Sometimes a gravy was made with an element of small beer (into the 1800s), but this was again a minor part of the English sauce repertoire.

I cannot find many recipes for fish and beer, or poultry and beer, in the English canon. I am not saying there aren’t any. I have somewhere a regional recipe series, it was small booklets, where beer does appear occasionally, in one, mixed with wine I think, for poultry. This 1856 book, Every-Day Cookery For A Family, mentioned herring baked with a mix of small beer and vinegar. Perhaps the recipe has survived in Yarmouth or similar areas.  A handful of recipes can be traced for coarse fish (roach, chub, carp again) – see Richard Dolby’s 1830 classic tavern cookbook – which seem not to have survived into the 1900s.

I have referred earlier to a late-1950s booklet by Canadian writer Jehane Benoit on cooking with beer. She states that sole is cooked with beer in Scotland. I have never found direct evidence of this, but the Victorian herring-and-beer dish does connect beer to fish cookery off the North Sea in Britain. Maybe some people used sole, or other sea fish, as a substitute for the more vigorous herring.

I1280px-First_catch_your_hare_by_John_Doyle_nowatermarks-1n terms of the general pattern though, what explains it when it is known that Renaissance recipes frequently advised the use of ale in cooking? See e.g., Dr. Richard Unger, at pg. 130, here. I think there are two reasons. As beer became increasingly hopped, the taste wasn’t wanted in food. Welsh Rabbit is different because the richness of cheese hides, or rather matches, the beer taste. Ditto in Christmas pudding. But in soup and most other cooking, there is nowhere to hide. Particularly when all beers were more hopped than now, this was probably a factor in the decline of beer cookery in Britain.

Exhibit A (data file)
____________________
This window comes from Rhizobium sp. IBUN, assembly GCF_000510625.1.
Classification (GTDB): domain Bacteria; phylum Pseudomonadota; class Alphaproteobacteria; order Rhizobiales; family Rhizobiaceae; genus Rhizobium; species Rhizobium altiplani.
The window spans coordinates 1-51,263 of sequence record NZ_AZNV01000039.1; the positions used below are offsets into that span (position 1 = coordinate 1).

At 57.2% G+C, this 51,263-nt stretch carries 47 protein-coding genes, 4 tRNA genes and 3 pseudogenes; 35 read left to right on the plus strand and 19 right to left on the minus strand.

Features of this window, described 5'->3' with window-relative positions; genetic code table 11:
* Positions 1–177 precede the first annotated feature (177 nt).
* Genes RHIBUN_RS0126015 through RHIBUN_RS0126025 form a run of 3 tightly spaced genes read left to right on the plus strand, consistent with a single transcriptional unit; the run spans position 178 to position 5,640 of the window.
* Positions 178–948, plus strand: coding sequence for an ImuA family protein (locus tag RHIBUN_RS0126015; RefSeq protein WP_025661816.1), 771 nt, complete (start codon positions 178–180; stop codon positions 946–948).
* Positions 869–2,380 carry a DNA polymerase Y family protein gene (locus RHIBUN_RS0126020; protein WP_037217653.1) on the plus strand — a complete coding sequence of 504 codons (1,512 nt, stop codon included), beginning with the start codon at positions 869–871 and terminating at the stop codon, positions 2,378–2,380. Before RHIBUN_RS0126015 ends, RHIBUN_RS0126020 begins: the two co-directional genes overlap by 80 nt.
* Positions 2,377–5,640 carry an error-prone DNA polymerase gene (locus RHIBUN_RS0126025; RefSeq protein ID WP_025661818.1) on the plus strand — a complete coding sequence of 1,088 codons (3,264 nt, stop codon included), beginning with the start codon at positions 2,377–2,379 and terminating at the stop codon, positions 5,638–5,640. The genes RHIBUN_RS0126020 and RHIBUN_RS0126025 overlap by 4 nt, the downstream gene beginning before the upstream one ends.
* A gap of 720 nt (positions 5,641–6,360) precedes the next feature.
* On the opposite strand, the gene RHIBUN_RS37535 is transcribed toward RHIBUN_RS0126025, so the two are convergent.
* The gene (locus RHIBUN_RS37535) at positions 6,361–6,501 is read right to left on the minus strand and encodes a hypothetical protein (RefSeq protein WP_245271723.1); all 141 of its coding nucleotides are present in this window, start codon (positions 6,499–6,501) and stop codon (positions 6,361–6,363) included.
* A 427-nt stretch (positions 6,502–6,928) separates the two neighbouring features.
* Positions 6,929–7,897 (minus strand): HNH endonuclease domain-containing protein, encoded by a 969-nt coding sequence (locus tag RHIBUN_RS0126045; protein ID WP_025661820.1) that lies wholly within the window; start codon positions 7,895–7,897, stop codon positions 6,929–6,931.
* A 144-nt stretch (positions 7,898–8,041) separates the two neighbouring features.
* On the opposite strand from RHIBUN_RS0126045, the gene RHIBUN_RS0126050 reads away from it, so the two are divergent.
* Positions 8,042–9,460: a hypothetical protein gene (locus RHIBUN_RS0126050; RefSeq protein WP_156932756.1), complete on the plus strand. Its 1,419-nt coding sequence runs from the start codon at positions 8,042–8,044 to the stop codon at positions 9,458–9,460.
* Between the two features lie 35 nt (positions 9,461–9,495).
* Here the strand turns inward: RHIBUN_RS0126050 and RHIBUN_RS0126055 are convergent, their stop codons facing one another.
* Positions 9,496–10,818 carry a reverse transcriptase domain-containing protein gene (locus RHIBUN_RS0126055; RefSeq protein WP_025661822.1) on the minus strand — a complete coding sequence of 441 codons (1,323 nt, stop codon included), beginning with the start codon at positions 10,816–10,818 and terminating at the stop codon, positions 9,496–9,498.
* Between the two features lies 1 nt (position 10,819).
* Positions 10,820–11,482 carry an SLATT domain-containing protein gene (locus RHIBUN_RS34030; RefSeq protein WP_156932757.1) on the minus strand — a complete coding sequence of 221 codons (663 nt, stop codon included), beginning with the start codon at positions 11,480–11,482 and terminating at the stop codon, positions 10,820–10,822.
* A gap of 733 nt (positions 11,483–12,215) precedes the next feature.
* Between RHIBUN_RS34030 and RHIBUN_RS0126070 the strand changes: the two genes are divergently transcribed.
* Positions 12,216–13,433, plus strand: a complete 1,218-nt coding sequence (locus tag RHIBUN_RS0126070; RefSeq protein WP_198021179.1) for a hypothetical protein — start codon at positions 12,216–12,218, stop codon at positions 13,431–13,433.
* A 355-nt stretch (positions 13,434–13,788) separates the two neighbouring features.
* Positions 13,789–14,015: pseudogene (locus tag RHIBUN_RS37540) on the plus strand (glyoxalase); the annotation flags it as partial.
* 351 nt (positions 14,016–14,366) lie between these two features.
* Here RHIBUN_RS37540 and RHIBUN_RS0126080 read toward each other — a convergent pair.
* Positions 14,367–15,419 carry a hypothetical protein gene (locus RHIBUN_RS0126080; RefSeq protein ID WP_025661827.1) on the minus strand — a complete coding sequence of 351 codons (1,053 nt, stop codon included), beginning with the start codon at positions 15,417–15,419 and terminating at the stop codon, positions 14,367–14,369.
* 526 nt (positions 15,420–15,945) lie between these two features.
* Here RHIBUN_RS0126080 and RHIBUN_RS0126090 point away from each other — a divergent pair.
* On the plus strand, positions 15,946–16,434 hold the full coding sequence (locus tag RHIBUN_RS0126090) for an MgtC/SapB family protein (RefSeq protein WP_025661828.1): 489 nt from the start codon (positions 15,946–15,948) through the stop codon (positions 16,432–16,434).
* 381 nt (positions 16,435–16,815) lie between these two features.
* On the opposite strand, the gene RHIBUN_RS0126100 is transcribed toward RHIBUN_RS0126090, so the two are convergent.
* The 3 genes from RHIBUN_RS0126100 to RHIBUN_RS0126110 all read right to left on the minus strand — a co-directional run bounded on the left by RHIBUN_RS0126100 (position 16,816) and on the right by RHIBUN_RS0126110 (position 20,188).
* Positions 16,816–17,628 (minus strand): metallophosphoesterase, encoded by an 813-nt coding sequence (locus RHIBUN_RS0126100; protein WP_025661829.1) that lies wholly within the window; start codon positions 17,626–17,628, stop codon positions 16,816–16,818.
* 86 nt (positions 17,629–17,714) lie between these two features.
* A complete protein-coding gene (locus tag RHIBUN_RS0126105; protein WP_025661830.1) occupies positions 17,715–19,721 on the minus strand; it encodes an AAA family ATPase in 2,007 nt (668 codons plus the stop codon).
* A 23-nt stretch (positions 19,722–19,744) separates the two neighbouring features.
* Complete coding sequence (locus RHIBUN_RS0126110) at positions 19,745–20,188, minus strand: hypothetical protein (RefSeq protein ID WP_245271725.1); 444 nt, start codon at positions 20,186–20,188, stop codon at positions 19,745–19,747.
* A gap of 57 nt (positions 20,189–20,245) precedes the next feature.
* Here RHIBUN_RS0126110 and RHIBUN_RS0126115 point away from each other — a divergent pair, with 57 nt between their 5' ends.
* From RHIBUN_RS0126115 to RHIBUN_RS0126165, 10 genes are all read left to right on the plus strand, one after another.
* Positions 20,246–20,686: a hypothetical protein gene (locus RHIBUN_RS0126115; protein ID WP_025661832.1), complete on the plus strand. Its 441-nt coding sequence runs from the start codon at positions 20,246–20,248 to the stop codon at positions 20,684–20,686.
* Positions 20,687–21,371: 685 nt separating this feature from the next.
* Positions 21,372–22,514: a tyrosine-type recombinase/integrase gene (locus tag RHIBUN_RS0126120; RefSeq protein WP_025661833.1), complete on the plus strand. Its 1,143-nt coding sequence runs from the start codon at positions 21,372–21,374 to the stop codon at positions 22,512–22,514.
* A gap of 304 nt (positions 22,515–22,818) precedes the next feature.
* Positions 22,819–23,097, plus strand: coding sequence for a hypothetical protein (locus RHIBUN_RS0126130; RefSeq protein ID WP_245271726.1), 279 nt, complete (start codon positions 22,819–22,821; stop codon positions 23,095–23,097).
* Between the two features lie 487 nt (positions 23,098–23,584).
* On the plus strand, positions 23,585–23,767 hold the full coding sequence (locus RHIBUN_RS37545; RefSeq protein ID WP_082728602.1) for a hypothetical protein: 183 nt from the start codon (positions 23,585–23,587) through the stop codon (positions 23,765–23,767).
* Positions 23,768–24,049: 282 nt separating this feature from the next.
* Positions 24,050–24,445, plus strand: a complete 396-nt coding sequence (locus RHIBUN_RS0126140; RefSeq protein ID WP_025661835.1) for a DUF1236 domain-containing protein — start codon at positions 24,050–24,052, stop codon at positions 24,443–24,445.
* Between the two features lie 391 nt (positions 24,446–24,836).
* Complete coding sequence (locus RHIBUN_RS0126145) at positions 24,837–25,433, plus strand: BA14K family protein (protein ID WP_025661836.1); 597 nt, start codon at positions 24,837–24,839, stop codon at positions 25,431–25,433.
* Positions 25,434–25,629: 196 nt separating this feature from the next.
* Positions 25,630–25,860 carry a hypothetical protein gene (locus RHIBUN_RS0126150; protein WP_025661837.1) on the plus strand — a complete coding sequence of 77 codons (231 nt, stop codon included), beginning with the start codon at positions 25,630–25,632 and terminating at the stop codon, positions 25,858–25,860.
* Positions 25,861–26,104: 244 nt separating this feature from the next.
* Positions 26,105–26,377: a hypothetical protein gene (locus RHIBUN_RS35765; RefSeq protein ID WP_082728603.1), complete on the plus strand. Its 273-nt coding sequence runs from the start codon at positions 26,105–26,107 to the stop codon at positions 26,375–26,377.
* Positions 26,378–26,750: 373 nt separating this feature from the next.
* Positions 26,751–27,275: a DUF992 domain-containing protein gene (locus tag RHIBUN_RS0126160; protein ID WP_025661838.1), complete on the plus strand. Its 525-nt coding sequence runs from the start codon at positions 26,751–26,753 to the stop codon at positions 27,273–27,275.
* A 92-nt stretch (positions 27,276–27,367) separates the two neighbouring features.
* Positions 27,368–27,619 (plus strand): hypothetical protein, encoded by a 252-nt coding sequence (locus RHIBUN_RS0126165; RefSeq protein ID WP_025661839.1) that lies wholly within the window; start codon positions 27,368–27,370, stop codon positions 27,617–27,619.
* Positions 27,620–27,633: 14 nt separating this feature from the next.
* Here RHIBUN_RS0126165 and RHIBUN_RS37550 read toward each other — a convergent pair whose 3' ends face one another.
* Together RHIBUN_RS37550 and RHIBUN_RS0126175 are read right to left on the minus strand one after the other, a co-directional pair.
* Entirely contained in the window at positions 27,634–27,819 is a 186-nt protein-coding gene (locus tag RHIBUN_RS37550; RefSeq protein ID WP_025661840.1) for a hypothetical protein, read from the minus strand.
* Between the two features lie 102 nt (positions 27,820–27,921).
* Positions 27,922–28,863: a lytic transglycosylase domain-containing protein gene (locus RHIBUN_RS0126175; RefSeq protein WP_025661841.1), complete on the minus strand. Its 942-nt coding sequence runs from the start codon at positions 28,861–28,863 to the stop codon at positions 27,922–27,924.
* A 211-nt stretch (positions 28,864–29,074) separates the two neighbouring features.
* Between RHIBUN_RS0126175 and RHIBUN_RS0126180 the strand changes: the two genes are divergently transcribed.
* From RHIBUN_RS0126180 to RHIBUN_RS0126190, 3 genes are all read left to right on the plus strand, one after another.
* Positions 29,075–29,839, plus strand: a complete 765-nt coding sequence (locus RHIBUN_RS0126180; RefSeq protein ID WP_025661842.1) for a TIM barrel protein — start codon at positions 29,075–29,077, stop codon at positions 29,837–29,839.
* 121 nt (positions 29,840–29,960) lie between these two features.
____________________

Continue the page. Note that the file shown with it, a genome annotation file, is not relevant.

Second, since the 1800s at least, most cookery writers are women. Most probably did not drink beer, or drink it regularly, so it didn’t appear in their inventories. Perhaps lingering temperance sentiment affected this too. Finally, class prejudice about beer may have played a role.

I am not ignoring the many books written in Britain since the 1970s on cooking with beer. These are valid on their own terms but as on the Continent, have expanded the traditional range of dishes which use beer. I am speaking in this post of recipes received into the mid-1900s.

In Belgium, northern France, Germany, the Czech Republic and other countries in Europe, the ties between cuisine and beer, both older and newer, are stronger, or so I have gleaned after reading and talking to people about it for a long time.

Note re images used: the first image above is attributed as follows: By Leigh Last (Own work) [CC BY-SA 3.0 (http://creativecommons.org/licenses/by-sa/3.0)], via Wikimedia Commons. It was sourced here. The second and third images were sourced here and here and are believed in the public domain or available for educational and historic purposes. All feedback welcomed.